Learning objectives and Continuing Education Credits

Requirements for successful completion: The 2019 WADE Conference is approved for the following CEU credits:

  • Pre-conference, Thursday – 4.5 hours
  • Full conference- Friday and Saturday: 13 hours
  • Single day attendance:
    • Friday - 7 hours
    • Saturday - 6 hours

Participants are required to sign in, attend the full activity for each day and complete the online evaluations at the conclusion of the conference in order to receive the CEU credits. A link to the evaluations will be provided to each participant by e-mail after the conference. After completed the online evaluation(s) the certificates for CEUs will then be available for printing.

AADE is accredited by the Accreditation Council for Pharmacy Education (ACPE), the American Nurses Credentialing Center and the Commission on Accreditation (ANCC), the Commission on Dietetic Registration (CDR), and the California Board of Registered Nursing (CBRN).

General Info Sheet, including Agenda, Speakers, Objectives

For more information on CEU's, see the CEU information page.


All handouts for conference speakers will be available digitally - we will not have printed out versions available! They will be in the form of the the speaker(s)'s slide decks saved in .PDF format, with room for notes. Available soon!

Learning Objectives: Pre-Conference - Thursday, April 25, 2019






Fad Diets & Diabetes Management: What’s the Evidence?


Maureen Chomko, RD, CDE

1.Discuss differences between current dietary recommendations for diabetes management & weight loss and recommendations of fad diets
2.Describe difficulties of intermittent fasting in clinical trials and the real world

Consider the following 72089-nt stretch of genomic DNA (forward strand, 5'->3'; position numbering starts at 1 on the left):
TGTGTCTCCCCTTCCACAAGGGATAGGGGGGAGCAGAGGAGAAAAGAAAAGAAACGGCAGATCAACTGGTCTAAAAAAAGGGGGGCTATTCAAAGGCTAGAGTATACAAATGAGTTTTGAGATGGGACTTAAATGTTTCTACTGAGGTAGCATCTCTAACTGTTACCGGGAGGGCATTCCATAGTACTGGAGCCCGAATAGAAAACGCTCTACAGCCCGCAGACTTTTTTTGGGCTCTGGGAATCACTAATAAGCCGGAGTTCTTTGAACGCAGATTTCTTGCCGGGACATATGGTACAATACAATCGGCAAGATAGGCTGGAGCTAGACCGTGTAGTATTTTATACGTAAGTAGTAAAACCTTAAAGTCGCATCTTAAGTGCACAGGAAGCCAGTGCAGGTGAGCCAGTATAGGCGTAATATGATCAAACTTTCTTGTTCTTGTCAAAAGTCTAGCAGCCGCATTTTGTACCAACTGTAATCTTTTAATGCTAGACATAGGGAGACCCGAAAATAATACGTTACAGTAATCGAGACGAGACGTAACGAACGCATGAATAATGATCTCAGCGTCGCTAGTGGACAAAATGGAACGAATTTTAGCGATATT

3.Identify who is an appropriate candidate for a Mediterranean diet
4.Recognize preferred eating plan for diabetes prevention
5.Analyze benefits vs potential harms of ketogenic diet


Standards of Care for Medical Nutrition Therapy vs. Nutrition Education in DSME: What's the Difference?


Megan Ellison, MS, RDN, CSOWM, CDE

1. Compare and contrast differences and similarities between MNT and Nutrition Education in DSME
2. List standards of care related to nutrition & MNT in DSME
3. Recognize the collaborative roles of the RD & RN in addressing nutrition in DSME
4. Identify your scope and areas for improvement in your own practice or amongst your DSME team


The Future is Plants: Integrating a Whole Foods Plant-Based Diet in Diabetes Education


Ineke Ohajen, RD, CDE
Yami Cazorla-Lancaster, MD

1.Define a Whole Food Plant-Based Diet
2.List 3 benefits of whole plant foods
3.Recognize the basic components of a whole foods plant-based recipe

Learning Objectives: Main Conference Day 1 - Friday, April 26, 2019





Keynote Speaker


Leveraging Your Strengths: Shaping Your Future

Nancy D’Hondt, RPh, CDE, FAADE

1.Explain value-based population health as a framework for the integration of diabetes self-management services
2.Describe the vision for the domain of diabetes education and cardiometabolic conditions in future health care and delivery
3.List at least two ways that technology can enhance the health experience for the PWD and/or healthcare provider


Diapression: Practical Approaches to Addressing Depression in Individuals with Diabetes

Paul Ciechanowski, MD, MPH

1.Demonstrate understanding of the various ways that depression manifests in those with diabetes
2.Accurately assess depression, diabetes distress, and co-morbid anxiety among diabetes populations